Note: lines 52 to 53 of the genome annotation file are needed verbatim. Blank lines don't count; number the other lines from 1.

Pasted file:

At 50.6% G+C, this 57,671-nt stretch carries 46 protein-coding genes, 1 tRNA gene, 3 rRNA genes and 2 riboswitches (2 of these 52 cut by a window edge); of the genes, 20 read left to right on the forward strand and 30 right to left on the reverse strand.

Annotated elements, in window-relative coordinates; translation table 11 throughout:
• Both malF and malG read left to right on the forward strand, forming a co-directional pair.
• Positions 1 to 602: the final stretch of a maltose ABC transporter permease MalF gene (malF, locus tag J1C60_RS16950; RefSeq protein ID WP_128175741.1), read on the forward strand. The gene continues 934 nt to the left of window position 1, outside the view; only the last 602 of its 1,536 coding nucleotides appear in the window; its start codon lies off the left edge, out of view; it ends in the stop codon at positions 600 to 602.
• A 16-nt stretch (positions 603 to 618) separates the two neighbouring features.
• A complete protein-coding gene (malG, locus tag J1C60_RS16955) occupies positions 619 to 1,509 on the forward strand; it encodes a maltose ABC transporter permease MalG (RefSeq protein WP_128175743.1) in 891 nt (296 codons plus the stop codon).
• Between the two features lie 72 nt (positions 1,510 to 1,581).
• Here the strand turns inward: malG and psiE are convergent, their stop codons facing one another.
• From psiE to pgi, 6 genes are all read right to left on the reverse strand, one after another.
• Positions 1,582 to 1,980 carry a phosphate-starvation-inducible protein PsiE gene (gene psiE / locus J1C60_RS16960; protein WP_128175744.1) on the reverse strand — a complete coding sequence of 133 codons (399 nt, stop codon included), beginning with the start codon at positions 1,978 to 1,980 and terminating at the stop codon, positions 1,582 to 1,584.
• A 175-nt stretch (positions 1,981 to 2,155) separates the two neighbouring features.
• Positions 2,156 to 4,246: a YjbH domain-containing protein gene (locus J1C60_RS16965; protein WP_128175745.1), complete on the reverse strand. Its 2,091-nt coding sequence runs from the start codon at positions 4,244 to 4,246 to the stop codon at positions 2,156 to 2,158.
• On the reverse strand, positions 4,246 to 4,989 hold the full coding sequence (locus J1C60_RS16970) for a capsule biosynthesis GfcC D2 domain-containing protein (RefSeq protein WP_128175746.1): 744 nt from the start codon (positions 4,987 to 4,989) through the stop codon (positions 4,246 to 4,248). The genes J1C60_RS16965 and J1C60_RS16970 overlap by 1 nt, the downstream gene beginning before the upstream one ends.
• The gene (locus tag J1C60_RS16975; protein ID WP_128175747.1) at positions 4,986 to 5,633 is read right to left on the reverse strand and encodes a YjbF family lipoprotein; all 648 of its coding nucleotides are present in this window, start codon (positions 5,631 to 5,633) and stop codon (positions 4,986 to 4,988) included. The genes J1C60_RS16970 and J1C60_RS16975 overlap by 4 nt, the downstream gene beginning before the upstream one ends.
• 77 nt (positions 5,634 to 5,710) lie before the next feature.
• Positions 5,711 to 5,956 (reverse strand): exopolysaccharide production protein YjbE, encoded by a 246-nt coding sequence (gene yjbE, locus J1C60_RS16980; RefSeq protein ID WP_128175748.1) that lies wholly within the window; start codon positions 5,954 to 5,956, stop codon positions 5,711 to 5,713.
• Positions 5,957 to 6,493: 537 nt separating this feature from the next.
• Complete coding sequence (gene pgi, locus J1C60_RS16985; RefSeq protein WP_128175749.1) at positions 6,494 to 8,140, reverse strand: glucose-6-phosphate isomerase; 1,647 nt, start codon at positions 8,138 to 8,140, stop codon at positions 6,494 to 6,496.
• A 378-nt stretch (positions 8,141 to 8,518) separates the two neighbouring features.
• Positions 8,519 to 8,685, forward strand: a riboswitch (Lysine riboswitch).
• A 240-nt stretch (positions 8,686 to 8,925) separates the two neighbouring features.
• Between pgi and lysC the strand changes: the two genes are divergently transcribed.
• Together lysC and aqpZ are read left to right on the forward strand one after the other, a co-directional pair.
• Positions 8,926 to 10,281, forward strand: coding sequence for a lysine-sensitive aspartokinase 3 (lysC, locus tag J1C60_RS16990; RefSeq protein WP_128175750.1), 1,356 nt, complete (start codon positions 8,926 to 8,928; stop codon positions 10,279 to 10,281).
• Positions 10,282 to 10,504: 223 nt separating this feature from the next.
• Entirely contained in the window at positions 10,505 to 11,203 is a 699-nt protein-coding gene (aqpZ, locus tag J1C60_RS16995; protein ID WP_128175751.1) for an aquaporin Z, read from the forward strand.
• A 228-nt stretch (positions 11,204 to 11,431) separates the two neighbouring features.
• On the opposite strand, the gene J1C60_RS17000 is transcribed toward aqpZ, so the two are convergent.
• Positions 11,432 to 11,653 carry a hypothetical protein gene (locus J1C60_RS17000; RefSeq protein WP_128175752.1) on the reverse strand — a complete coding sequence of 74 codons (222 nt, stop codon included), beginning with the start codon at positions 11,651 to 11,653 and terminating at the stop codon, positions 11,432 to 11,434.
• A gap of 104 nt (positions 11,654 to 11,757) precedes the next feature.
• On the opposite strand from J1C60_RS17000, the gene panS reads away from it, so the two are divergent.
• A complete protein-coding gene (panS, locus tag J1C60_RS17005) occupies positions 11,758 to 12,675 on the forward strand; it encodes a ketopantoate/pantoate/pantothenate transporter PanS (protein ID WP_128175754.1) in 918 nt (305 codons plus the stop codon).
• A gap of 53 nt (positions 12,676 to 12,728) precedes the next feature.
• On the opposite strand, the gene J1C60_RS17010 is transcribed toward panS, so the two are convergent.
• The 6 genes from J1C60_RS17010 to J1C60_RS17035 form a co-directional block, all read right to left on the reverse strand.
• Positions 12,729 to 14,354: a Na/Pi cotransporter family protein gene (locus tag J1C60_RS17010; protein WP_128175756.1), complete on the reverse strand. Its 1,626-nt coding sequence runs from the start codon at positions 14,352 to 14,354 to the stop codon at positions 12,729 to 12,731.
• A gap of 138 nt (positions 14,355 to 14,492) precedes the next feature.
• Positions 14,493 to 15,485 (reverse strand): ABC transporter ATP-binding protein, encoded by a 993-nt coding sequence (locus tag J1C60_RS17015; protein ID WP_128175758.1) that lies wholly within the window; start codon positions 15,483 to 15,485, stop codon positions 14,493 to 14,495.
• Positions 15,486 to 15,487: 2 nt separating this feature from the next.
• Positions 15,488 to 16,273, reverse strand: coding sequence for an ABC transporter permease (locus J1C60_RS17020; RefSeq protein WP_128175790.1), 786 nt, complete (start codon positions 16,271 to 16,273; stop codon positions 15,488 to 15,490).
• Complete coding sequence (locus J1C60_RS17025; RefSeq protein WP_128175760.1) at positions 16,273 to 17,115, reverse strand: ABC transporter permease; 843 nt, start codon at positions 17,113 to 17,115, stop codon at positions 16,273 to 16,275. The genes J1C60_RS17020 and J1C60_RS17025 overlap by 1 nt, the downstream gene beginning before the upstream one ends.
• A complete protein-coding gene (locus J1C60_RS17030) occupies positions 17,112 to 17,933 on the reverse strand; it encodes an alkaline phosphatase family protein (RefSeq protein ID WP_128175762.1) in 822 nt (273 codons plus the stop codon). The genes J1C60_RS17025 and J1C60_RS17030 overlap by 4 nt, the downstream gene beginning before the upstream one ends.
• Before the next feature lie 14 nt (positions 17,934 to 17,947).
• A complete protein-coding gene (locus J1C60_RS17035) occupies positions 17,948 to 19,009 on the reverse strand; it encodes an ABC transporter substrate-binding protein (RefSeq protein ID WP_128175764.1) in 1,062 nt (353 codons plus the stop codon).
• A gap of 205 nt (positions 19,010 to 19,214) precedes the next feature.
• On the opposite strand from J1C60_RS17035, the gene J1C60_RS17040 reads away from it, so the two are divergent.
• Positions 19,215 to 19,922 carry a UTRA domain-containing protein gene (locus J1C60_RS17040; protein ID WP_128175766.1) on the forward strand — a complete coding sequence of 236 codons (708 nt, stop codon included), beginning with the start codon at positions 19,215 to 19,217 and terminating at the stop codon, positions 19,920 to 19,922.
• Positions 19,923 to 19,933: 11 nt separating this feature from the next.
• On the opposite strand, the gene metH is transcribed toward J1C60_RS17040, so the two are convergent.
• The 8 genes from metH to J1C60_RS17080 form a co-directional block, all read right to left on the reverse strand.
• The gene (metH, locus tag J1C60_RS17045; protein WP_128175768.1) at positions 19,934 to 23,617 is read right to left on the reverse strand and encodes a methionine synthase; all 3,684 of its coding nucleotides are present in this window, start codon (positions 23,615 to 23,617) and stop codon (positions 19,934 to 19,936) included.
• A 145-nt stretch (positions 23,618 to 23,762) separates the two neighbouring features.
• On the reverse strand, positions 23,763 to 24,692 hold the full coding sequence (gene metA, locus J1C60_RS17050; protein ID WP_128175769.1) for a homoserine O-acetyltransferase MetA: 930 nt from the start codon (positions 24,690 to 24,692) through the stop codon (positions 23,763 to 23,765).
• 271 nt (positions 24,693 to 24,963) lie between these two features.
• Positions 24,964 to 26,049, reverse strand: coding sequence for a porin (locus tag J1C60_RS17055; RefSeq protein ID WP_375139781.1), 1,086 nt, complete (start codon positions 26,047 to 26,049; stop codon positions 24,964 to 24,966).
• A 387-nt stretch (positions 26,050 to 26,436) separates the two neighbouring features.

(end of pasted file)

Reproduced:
• A 145-nt stretch (positions 23,618 to 23,762) separates the two neighbouring features.
• On the reverse strand, positions 23,763 to 24,692 hold the full coding sequence (gene metA, locus J1C60_RS17050; protein ID WP_128175769.1) for a homoserine O-acetyltransferase MetA: 930 nt from the start codon (positions 24,690 to 24,692) through the stop codon (positions 23,763 to 23,765).